The Month of PHP bugs started off today with not one, but three bugs. Two of them can be protected against by using Suhosin (you might accuse the guy of some grey area marketing – but you can’t since his product is both free and open source) and the third by upgrading to PHP5 (because it is a PHP4 only vulnerability).
The situation currently is: if you are running on a dedicated (virtual) server, you don’t have anything new to worry about (since supposedly your programmers don’t intentionally try to crash your webserver). On the other hand if you are running (or using) shared hosting, be worried, very worried. One malicious user or one easily hackable PHP script can make your server an easy target for DoS attacks with these bugs.
It seems rather curious that the PHP developers were against the fixing of these flaws (if you can believe Stefan Esser, after all you have to take the word if all involved parties with a grain of salt), because it is something that Perl is doing, most probably for many years.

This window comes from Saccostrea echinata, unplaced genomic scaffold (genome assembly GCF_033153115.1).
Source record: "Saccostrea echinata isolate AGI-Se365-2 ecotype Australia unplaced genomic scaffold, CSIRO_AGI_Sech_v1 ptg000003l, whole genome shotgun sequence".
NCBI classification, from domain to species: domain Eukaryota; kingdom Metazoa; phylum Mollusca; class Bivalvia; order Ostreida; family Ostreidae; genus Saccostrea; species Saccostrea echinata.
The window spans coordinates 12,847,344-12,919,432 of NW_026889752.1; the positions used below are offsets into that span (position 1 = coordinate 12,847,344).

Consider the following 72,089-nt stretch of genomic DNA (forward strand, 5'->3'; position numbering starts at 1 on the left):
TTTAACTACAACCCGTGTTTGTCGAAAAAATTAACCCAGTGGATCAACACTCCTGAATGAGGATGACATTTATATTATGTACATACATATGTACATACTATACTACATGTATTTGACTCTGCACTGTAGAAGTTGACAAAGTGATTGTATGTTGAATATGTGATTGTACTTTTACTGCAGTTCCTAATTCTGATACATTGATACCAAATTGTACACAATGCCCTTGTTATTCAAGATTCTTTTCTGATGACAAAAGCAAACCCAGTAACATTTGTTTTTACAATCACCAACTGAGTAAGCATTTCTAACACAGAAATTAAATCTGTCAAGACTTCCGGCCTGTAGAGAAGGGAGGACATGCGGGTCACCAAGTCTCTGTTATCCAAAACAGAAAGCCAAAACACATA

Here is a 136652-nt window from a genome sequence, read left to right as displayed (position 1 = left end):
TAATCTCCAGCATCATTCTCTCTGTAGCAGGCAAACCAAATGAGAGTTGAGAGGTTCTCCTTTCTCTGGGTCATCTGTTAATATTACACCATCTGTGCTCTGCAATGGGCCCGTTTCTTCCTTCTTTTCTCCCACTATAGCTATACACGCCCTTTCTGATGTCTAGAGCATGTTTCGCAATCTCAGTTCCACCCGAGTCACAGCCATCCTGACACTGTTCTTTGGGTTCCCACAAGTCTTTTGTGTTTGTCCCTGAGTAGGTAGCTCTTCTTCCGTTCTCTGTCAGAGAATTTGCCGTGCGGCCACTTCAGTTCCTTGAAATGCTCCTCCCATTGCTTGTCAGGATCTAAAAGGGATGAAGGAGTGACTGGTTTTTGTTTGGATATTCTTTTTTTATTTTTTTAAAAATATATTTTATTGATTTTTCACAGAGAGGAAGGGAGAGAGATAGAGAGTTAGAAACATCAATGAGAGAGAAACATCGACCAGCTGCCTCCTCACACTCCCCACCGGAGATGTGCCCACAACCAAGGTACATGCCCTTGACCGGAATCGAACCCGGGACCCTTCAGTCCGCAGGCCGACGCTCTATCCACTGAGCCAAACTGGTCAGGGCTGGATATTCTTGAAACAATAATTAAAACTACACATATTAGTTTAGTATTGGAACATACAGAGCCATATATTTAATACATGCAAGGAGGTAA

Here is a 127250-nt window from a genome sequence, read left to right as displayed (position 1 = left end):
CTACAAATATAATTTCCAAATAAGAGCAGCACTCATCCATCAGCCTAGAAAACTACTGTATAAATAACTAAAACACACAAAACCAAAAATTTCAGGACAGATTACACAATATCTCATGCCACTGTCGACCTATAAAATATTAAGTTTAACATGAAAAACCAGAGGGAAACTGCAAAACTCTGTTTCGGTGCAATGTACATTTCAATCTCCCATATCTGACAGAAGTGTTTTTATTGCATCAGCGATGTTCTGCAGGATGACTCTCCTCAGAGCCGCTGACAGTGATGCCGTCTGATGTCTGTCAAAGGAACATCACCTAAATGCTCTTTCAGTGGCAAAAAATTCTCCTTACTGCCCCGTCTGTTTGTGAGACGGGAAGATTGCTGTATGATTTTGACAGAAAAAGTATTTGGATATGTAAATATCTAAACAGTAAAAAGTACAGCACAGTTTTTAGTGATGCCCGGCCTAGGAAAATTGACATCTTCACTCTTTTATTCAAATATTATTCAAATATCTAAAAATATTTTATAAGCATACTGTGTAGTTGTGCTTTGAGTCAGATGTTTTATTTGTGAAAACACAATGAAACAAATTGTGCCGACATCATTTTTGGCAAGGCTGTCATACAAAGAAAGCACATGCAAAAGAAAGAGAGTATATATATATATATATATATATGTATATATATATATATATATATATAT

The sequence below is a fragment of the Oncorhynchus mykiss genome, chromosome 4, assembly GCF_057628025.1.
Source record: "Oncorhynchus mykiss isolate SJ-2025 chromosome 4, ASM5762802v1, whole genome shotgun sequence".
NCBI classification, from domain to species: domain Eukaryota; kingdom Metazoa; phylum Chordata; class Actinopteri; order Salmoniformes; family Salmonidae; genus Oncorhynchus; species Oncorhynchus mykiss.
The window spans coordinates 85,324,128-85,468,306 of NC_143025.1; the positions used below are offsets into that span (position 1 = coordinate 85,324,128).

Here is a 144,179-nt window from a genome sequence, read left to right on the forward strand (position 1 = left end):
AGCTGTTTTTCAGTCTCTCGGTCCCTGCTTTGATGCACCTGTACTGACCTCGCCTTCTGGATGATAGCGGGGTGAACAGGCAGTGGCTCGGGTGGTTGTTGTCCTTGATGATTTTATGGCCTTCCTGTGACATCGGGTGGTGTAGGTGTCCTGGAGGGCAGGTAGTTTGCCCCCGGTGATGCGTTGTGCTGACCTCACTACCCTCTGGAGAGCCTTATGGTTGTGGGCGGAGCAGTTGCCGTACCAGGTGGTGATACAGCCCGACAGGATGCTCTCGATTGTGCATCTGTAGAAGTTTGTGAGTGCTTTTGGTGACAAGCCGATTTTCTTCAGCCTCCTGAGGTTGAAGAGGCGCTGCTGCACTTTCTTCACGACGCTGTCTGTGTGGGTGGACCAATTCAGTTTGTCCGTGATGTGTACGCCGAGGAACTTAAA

If all the bugs stay in this area, people running / using dedicated hosting will be relatively safe (as safe as were until now). The clients of shared hosting companies should try to migrate anything remotely important or confidential over to dedicated hosting if the given shared hosting company provides PHP (and most of them do, except for the ASP ones) or at least convince them to install Suhosin (which they probably won’t). Don’t even try to convince them to use mod_security, because while Suhosin shouldn’t require many configuration and most probably won’t break anything for anybody, this certainly will.